Two unexpected and almost simultaneous breakthroughs took place Sunday night that could open a long-overdue dialogue to shake up homophobia in the black community.
First, during the Chicago Bulls-Miami Heat game on TNT, the NBA aired a 30-second public service announcement featuring NBA star Grant Hill encouraging young people to stop using the word "gay" to mean "dumb or stupid."
While the NBA should be praised for developing the PSA and for employing an African-American spokesman, some of the viewers who responded to the ad were not so charitable. Immediately after the ad aired, Hill's Twitter feed was inundated with anti-gay postings, several from blacks like Hill, calling him a "fag" and an "Uncle Tom" and complaining that the PSA itself was "gay." Hill reposted the homophobic tweets to demonstrate just why the campaign was necessary in the first place.
Less than an hour later, CNN anchor Don Lemon posted a Twitter link to a New York Times article announcing his new book, Transparent, in which the anchorman reveals that he is gay. This time, unlike the rabid venom directed at Grant Hill, the online reaction to Lemon's disclosure seemed largely supportive.
Grant Hill is straight, and Don Lemon is gay, and yet the homophobic response to a straight black man's expression of support for the LGBT community shows just why Lemon's decision to come out is so timely and important.
About a year ago, I was sitting near the window of a Manhattan restaurant in Chelsea with my young cousin Mark, who is an openly gay student at DePaul University and a big Don Lemon fan. In the middle of our lunch, a man with sunglasses walked by the window, waved hello and then came in to introduce himself. "Hi, I'm Don Lemon," he said.
I had not expected a CNN news anchor to be so accessible in the community, and I never expected to see him casually walking through a neighborhood with a distinctly gay reputation. But Lemon was not really "in the closet." I had spoken to him on the phone once or twice before we met that day and he seemed to be relatively open and comfortable in discussing his sexual orientation. Even some of his colleagues at CNN knew he was gay. And yet his official announcement Sunday night quickly sent positive shockwaves reverberating throughout the LGBT community, and especially in the black LGBT community.
In a society where black men are rigidly defined by narrow categories, it is refreshing to see a public image of a successful openly gay African American man who is not a stereotype and not on the "down low," that overhyped media frenzy that reduced black men to caricature as dishonest sexual predators. With his announcement now public, Don Lemon is probably the most high profile "mainstream" black gay man alive today, and his simple act of courage will help redefine not only how society sees black gay men, but how we see ourselves.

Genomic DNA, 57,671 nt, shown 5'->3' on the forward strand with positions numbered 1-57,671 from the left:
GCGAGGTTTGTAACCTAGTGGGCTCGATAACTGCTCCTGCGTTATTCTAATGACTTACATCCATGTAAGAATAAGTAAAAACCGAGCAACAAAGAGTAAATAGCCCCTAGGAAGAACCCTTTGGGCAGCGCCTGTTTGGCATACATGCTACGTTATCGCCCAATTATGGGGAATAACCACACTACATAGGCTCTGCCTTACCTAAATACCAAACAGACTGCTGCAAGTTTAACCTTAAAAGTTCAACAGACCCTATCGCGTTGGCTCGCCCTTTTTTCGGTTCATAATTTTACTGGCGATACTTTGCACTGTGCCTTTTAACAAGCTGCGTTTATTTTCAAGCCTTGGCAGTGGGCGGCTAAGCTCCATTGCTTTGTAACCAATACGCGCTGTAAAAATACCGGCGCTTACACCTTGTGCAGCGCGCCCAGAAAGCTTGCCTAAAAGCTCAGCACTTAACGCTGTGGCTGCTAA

The popular narrative about gay men depicts a community of affluent, educated city dwellers who have come out of the closet and begun to flex their political and economic muscle. But this image doesn't hold up for black gay men, who often lack access to the same resources and support structure available to their white counterparts.
Black gay men are more likely to live in conservative, working-class, black communities like Harlem than in gentrified gay ghettoes like Chelsea or West Hollywood or even midtown Atlanta. And we're more likely than white gay men to be involved in and conditioned by our churches.
When it comes to homosexuality, the black church practically invented the policy of "don't ask, don't tell." But because we don't talk about homosexuality in our communities, we hide from our own history. We praise James Baldwin for his literary genius, Bayard Rustin for his political skills, and Alvin Ailey for his contribution to dance and choreography, but we rarely acknowledge that these iconic figures in black history were gay.
Of the contemporary black gay public figures, it's not difficult to comprehend a black gay basketball player like John Amaechi because he's British, and it's easy to understand a black gay filmmaker like Lee Daniels or a black gay singer like Rahsaan Patterson because they're artists. But it won't be as easy to explain a black gay anchorman who we've trusted to deliver the news to us for years. That's why Don Lemon's decision to come out is so critical to get people to re-examine their stereotypes.
Because of Lemon's prominence as a TV news anchor, Transparent will inevitably reach a wide audience of readers from all backgrounds. But it will take on special meaning in the black community. By standing up for who he is, Don Lemon will help to placate the fears of other black gay men and lesbians who are waiting to do the same. And for that, I say thank you Don Lemon.